An anonymous reader at Slashdot, the e-gathering place for philosophic technology sophisticates, worries:
I am a developer for a medium-sized private technology company getting ready for an IPO. My manager woke up one morning and decided to patent some stuff I did recently. The problem is, I'm strongly opposed to software patents, believing that they are stifling innovation and dragging the technology industry down (see all the frivolous lawsuits reported here on Slashdot!). Now, my concern is: what kind of consequences could I bring on myself for refusing to support the patent process?
August 16, 2008
Todd Brady came up with "a building construction assembly that allows a header in a wall some vertical freedom of movement relative to the studs, such that stresses applied to the assembly do not result in wall cracks. Such a configuration is useful when stresses vary in a wall, for example, through accumulation of snowfall or from an earthquake." Hence 5,127,760. After losing in claim construction during an infringement assertion, Brady attempted correction, 12 years after issuance. The reissue couldn't stand the stress.
August 15, 2008
Prasco got so paranoid about infringing patents from competitors Medicis Pharmaceutical and Imaginative Research Associates that it filed a declaratory judgment motion. The problem for Pasco was that Prasco wasn't even on the defendants' radar screens. The district court pitched the case, and the appeals court concurred.
August 14, 2008
The USPTO has promulgated its final rule for CFR changes of authorized activities and sanctions for patent and trademark agents. The comments warn that being a patent agent does not cover activities, not necessary to prosecution, which would constitute practicing law.
Whalen et al faced PTO patent board appeal on a chemical composition for embolizing an aneurysm. In a precedential opinion, the BPAI clarified the boundaries of inherency, and reinvigorated the seemingly orphaned stepchild of Queen KSR, grande dame TSM.
August 13, 2008
With breathtaking alacrity for legislative enactment, President Bush signed into law revision of 35 U.S.C., the patent law, and the Trademark Act (of 1946), transferring authority of appointing administrative patent and trademark judges to the Secretary of Commerce. An unconstitutional 1999 law had let the USPTO director appoint the judges. Further, the Commerce secretary may retroactively repair the breach by waving a wand of approval over the current crew of judges.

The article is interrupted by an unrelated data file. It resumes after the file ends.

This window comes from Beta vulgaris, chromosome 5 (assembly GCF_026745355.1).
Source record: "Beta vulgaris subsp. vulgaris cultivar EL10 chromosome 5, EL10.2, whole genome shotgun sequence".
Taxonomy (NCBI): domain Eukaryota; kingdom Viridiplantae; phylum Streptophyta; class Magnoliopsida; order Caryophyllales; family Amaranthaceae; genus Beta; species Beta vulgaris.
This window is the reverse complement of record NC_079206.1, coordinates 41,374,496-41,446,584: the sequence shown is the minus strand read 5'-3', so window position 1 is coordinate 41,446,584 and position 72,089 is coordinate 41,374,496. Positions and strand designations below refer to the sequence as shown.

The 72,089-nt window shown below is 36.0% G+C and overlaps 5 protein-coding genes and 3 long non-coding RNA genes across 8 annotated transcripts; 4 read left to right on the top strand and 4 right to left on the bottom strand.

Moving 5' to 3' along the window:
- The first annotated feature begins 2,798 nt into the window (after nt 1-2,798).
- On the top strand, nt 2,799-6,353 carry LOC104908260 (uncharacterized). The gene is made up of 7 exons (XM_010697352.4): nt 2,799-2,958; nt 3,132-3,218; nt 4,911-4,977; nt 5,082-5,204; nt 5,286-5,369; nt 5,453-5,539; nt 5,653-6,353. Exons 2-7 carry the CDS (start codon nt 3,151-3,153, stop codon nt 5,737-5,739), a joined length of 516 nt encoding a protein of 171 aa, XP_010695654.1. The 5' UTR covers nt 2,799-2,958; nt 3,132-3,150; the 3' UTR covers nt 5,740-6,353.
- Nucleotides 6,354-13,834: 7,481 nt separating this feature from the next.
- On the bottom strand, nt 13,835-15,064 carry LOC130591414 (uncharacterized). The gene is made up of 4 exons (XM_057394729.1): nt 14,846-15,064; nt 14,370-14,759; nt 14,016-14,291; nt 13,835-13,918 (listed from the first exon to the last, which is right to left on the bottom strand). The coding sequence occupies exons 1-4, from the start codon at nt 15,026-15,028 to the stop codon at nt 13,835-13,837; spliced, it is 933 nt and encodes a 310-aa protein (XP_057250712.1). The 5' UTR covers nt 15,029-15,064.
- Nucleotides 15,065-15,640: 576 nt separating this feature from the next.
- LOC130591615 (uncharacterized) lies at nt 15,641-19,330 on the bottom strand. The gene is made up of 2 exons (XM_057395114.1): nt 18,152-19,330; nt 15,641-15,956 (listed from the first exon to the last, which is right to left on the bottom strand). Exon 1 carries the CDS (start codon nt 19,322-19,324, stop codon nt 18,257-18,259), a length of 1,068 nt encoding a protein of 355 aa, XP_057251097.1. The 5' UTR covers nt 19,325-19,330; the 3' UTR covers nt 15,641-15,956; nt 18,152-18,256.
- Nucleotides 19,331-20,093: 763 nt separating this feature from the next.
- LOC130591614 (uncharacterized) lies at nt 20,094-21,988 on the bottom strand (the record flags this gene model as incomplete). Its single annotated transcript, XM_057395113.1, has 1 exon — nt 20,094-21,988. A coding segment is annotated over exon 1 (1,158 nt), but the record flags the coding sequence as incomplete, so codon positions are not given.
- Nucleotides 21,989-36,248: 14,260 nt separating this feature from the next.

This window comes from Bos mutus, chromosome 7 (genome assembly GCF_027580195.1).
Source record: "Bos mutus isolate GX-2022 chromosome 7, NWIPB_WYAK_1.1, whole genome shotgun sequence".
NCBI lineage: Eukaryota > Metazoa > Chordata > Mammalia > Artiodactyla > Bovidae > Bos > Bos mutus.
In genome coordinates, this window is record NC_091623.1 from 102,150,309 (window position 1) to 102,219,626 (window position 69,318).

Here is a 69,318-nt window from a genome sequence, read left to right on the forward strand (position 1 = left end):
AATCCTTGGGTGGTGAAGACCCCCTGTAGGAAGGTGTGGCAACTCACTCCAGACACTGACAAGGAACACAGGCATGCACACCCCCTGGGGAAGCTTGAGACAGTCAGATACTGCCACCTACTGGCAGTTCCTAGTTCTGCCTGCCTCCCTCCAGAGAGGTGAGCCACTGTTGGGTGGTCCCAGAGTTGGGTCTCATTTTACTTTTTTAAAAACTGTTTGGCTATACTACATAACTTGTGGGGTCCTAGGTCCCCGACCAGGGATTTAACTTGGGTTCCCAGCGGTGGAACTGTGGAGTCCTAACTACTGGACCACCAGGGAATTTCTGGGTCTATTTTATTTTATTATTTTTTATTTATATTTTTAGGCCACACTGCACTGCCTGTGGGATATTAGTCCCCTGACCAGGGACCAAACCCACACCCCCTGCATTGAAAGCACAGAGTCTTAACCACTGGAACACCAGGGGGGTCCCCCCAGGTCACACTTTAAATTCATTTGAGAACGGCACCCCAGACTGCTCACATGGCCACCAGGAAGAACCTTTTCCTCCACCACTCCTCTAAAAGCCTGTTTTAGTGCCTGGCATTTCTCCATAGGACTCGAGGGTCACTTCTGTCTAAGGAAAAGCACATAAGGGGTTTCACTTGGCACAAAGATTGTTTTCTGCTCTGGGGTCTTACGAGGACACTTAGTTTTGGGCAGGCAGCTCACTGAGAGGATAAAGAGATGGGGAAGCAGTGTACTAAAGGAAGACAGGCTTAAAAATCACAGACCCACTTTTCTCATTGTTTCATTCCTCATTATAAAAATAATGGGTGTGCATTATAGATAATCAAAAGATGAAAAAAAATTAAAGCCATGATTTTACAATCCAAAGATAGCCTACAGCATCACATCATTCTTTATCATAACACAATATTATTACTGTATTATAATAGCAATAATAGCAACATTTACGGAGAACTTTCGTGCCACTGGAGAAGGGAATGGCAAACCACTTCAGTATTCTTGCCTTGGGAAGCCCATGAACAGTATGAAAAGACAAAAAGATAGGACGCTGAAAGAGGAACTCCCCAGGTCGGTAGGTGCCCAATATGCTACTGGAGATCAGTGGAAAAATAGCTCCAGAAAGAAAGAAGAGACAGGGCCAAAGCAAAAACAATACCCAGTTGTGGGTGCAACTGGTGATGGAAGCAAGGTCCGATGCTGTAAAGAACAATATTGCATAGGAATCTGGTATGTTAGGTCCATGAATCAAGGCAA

August 12, 2008
Acacia subsidiary Digital Security Systems likes the high-definition Blu-Ray DVD technology so much, it wants a piece of the action. 6,052,780 claims copy protection which the patent holder considers incorporated into Blu-Ray players. Complaint filed in the Eastern District of Texas, seeking reasonable royalty. Defendants for the action flick include Samsung, Best Buy, Denon, Funai, LG, Matsushita, Panasonic, Phillips, Pioneer, and Sharp.
August 11, 2008
Walk This Way
According to NationalJournal.com, Senate Minority Whip Jon Kyl has his own vector for patent reform, divergent from the Leahy-Hatch cluster fun. Kyl reportedly spent months in meetings "with critics of the Leahy bill, including representatives from the pharmaceutical and life-sciences industries, small tech firms, and other companies whose business models depend on patent licenses. Noticeably absent from the talks were the major high-tech and media firms that belong to the Coalition for Patent Fairness and officials from the financial services sector who championed Leahy's bill."